Glassfish versus Mongrel
I’ve been working on my upcoming AOR Glassfish talk. Here’s some interesting numbers. (Unfortunately WordPress is pretty bad at offering good HTML formatting tools so you’ll have to put up with some sad formatting.)
Glassfish - 230MB resident, 840MB virtual Mongrel Cluster (2 nodes) - 46MB resident, 104MB virtual Nginx (2 workers) - 2MB resident, 84MB virtual
This metric used Apache JMeter to simulate 25 users (threads) to request the home page for ThoughtWorks’s Petstore2 Rails demo application as fast as possible. The application was tweaked so that there was no database usage. Numbers are requests/minute and denote with/without downloading associated static content (js/css/etc). Everything was running locally on my MacBook Pro 2.2Ghz.
Glassfish 790/833 Mongrel 309/621 2 Mongrels 318/1077 2 Mongrels + Nginx 888/1050 Glassfish + Nginx 815/845
As you can see, Glassfish suffers from Java’s extreme memory usage. There’s no point in using Java in a resource constrained server. On the performance side, Mongrel’s static file handling is pathetically slow; there’s a reason why everyone uses NginX as a frontend to Mongrel – to serve static content. Glassfish’s static content handling is much faster – I didn’t see much improvement when disabling static content or using Nginx to serve it, which shows that it wasn’t taking significant amounts of CPU time. Ultimately Glassfish is constrained by JRuby’s underlying Ruby performance – since this is currently making leaps forward, we should see much faster performance from Glassfish/JRuby in the next six months as the JRuby compiler and other improvements become available. I don’t see any hope for the memory issue though. What options are there to control the JVM’s voracious appetite for RAM?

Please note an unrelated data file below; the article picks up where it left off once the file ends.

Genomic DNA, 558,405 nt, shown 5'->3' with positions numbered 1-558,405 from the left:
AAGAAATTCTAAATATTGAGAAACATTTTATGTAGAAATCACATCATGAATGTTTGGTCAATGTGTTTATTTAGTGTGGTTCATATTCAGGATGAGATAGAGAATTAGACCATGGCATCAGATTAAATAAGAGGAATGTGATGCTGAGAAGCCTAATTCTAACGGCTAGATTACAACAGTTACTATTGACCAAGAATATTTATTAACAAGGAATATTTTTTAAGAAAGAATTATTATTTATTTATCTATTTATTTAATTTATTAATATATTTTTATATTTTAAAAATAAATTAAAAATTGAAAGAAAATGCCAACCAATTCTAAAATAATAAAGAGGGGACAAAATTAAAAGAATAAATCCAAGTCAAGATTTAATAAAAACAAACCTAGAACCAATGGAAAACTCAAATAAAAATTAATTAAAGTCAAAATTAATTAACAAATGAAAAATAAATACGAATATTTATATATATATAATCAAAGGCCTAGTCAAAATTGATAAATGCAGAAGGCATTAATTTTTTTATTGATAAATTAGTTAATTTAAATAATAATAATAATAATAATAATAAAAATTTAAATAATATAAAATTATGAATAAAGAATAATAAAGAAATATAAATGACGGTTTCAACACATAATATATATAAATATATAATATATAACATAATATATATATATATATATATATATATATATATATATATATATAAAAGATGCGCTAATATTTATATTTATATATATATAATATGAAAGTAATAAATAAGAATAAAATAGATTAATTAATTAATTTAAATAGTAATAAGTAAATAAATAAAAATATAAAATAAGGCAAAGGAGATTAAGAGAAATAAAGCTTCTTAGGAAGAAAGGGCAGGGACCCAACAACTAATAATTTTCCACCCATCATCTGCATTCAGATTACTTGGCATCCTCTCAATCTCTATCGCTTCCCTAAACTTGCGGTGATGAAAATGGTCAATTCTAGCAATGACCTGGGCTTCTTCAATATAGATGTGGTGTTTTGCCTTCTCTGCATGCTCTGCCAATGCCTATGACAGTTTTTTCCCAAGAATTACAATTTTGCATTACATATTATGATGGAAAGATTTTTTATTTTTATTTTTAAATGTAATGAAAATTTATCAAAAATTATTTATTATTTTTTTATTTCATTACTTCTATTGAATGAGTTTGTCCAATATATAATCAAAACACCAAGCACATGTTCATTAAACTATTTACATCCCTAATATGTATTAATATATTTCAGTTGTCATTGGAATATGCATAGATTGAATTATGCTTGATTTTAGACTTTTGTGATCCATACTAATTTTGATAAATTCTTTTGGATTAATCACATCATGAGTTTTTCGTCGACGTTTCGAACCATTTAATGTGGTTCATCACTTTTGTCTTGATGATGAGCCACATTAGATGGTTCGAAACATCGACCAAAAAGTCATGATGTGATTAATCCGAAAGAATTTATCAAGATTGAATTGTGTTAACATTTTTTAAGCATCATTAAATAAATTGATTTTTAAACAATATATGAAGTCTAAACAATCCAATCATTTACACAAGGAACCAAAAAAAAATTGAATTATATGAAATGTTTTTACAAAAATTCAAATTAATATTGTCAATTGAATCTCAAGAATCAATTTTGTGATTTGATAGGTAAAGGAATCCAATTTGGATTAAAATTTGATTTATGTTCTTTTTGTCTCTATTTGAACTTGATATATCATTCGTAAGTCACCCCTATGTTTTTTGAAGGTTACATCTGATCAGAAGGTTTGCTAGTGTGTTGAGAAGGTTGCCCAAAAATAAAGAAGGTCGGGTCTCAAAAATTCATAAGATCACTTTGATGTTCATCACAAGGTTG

Realistically, there’s no technical reason I can determine to use Glassfish currently. It doesn’t offer better performance than a Mongrel cluster, uses more memory and has a total lack of documentation and tuning options. It will certainly become more viable as performance improves and documentation becomes available.
UPDATE: I tried running Glassfish with JRuby HEAD and there was no significant performance difference. Disappointing, considering there are supposed to be major performance improvements coming soon.